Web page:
Living in Donegal has many benefits; the beautiful landscape, the calming isolation, the big-fish-in-a-small-pond effect, etc. However one major drawback to residing in Donegal is that, with the exception of Belfast, it is a nightmare traveling anywhere. Quite possibly the worst case example of this drawback is the trip down to Cork. Having experienced this journey once before via the Irish Bus system (during which I was able to finish an entire 300+ page book) I knew entering the car on our recent trip down to play the Cork team Neptune was going to be an odyssey worthy of Homer’s words. My previous bus trip, with a transfer in the middle, took about 10 hours. Traveling by car with the idea of it being more direct and being able to travel faster we hoped to make it down in about 6. This was welcomed news, however when I first get into the car the navigation system was projecting that the journey would be about 400km (~248 miles). Typically in America, when doing to mental calculation of how long the trip will be we assume 60-70 mph and divide it out, in this case that would leave the duration of this trip at approximately 4 hours. Noticing the discrepancy in my math, I asked my teammate why it would being taking two hours longer than expected. This was the equivalent of opening pandora’s box. My teammates launched into a garrulous explanation of how inefficient the Irish road system was, detailing that we would be traveling through every town and village instead of jumping on some major highway as is commonplace in America.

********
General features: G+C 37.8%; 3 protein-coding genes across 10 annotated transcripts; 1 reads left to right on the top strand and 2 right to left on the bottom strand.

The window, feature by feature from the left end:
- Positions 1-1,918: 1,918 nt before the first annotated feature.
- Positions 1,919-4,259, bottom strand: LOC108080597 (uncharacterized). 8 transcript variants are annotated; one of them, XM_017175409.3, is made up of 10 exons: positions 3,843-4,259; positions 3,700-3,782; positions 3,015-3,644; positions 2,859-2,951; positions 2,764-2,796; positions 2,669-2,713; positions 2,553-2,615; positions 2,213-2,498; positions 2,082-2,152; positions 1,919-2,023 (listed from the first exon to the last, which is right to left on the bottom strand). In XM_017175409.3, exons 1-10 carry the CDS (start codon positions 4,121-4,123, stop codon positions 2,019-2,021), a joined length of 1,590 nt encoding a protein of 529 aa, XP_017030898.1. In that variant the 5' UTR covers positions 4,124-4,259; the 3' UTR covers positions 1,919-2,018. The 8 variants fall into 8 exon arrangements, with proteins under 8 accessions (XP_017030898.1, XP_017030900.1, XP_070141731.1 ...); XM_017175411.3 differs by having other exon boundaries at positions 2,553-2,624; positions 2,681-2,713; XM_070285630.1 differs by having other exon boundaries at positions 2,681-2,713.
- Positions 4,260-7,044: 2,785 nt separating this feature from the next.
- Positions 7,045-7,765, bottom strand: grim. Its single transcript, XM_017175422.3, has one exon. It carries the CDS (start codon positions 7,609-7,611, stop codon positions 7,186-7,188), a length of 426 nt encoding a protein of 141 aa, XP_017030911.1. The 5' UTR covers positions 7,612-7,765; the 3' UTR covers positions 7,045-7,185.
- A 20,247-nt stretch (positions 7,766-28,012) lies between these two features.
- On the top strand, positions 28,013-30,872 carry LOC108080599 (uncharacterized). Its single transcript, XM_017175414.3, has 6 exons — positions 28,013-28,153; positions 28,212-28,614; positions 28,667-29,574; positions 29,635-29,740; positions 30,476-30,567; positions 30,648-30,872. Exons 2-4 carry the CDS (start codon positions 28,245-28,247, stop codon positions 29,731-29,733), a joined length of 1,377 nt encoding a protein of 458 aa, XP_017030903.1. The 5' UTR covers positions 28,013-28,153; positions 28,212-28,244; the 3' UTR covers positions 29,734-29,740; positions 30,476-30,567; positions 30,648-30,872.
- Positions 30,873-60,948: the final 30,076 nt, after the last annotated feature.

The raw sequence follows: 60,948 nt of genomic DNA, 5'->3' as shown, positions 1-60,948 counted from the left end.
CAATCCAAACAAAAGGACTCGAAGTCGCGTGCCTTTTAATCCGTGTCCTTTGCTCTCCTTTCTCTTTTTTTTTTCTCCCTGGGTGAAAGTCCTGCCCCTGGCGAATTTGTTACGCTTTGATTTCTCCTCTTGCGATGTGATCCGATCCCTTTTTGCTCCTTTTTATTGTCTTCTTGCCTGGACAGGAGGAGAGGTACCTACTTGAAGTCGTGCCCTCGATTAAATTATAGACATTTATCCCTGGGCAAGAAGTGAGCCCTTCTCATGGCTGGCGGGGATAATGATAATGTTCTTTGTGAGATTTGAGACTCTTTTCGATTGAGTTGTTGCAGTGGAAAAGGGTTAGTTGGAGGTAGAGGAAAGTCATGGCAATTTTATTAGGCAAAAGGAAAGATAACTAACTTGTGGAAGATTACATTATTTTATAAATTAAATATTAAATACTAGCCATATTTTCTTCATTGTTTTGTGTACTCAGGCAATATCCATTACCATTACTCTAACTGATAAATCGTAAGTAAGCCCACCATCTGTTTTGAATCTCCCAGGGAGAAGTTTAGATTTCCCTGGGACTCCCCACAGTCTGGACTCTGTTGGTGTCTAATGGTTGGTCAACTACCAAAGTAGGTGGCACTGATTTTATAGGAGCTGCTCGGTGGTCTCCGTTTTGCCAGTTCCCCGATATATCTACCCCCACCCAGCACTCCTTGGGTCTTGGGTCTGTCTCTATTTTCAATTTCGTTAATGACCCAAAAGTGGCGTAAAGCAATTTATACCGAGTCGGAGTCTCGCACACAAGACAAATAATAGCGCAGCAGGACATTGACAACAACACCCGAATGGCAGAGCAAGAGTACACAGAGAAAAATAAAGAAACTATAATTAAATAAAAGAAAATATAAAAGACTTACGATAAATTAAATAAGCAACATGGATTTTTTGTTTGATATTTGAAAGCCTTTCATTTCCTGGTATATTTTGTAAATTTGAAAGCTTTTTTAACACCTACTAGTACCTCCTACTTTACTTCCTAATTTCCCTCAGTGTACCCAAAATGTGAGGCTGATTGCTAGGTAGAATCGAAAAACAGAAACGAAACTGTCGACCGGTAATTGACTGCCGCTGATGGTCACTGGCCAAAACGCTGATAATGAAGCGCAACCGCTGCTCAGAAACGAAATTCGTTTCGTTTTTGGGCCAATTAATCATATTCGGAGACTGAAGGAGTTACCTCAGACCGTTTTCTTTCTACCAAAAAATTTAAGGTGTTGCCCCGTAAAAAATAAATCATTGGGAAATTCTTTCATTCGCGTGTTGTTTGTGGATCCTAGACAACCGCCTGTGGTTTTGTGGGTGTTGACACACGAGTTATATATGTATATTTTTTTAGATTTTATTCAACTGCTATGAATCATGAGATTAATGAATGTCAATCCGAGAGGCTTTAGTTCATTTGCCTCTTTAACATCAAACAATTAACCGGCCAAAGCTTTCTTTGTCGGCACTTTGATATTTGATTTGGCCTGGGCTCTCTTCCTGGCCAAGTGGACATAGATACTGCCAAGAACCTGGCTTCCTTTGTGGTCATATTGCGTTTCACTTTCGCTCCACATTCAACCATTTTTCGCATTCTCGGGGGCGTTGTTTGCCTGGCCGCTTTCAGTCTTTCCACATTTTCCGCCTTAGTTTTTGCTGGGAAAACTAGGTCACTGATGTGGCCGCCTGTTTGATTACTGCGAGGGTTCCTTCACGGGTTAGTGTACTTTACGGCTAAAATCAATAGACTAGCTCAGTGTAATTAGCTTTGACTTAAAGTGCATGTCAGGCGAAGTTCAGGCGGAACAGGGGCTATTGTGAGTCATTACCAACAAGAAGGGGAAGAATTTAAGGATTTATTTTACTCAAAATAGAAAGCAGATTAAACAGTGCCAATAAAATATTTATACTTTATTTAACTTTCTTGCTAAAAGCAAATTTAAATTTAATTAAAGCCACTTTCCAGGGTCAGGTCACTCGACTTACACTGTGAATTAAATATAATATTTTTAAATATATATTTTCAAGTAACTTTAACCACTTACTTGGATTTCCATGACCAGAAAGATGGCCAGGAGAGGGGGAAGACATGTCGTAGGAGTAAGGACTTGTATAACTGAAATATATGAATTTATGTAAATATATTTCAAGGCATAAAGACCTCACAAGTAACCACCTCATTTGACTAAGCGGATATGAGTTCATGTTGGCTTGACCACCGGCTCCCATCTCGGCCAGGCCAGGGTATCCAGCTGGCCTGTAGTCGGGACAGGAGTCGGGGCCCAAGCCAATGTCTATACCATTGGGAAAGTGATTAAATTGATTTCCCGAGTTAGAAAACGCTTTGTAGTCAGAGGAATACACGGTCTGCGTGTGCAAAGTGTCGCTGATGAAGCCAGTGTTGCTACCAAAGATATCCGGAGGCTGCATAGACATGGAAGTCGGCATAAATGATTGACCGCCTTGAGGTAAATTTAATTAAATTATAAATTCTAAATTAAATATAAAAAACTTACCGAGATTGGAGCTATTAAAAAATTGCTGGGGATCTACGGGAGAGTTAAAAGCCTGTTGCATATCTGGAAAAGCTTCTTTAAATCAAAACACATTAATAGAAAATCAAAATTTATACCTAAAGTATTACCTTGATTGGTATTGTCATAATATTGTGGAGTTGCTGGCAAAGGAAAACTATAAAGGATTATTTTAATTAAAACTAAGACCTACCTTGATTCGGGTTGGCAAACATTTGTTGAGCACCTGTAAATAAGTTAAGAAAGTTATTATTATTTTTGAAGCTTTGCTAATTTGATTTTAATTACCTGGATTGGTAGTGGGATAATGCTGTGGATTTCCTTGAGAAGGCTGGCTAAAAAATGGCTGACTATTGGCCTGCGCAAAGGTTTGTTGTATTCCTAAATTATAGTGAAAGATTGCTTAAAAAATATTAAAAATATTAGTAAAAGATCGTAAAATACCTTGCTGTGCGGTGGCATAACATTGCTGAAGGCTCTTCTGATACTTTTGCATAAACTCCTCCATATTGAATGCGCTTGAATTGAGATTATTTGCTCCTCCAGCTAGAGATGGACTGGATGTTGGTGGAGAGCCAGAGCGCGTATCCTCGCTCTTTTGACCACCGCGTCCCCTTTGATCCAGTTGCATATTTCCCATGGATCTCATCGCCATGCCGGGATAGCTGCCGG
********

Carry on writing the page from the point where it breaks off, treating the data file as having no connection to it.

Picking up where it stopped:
As the drive progressed, we did in fact pass through many villages and towns, having to slow way below the ideal 60-70 mph pace as we passed faces on the street. My teammates, having had to deal with this “inefficient” road system for their whole life had an understandable amount built up frustration. However as the we continued, I started to realize the parallels of the Irish road system with the Irish culture. The lack of major highways that allow you to bypass cities, towns and populations on your journey also force you to see the people and places of the country. It’s a very personal system, traveling from Letterkenny to Cork you can remember all the places in between, whereas in America you would just remember the car in front of you. I have noticed that this is how ireland operates as a whole, more personal, more involved. Whether this is something you enjoy or not, it is a way of life in Ireland. Coffee is meant to be enjoyed over conversation with friends instead of in a to go cup on the way to a meeting, going to a basketball game is not just for the viewing pleasure but more a reason catch up with neighbors, and the roads are not just a vessel to get you from A to B, but rather an almost sentient tour guide of Irish geography. So instead of dreading the 6 hours down to Cork, I will let the road show me all the places of Ireland I have yet to see. As for the other two trips to Cork on our schedule, check back to see if I still have as much optimism and perspective.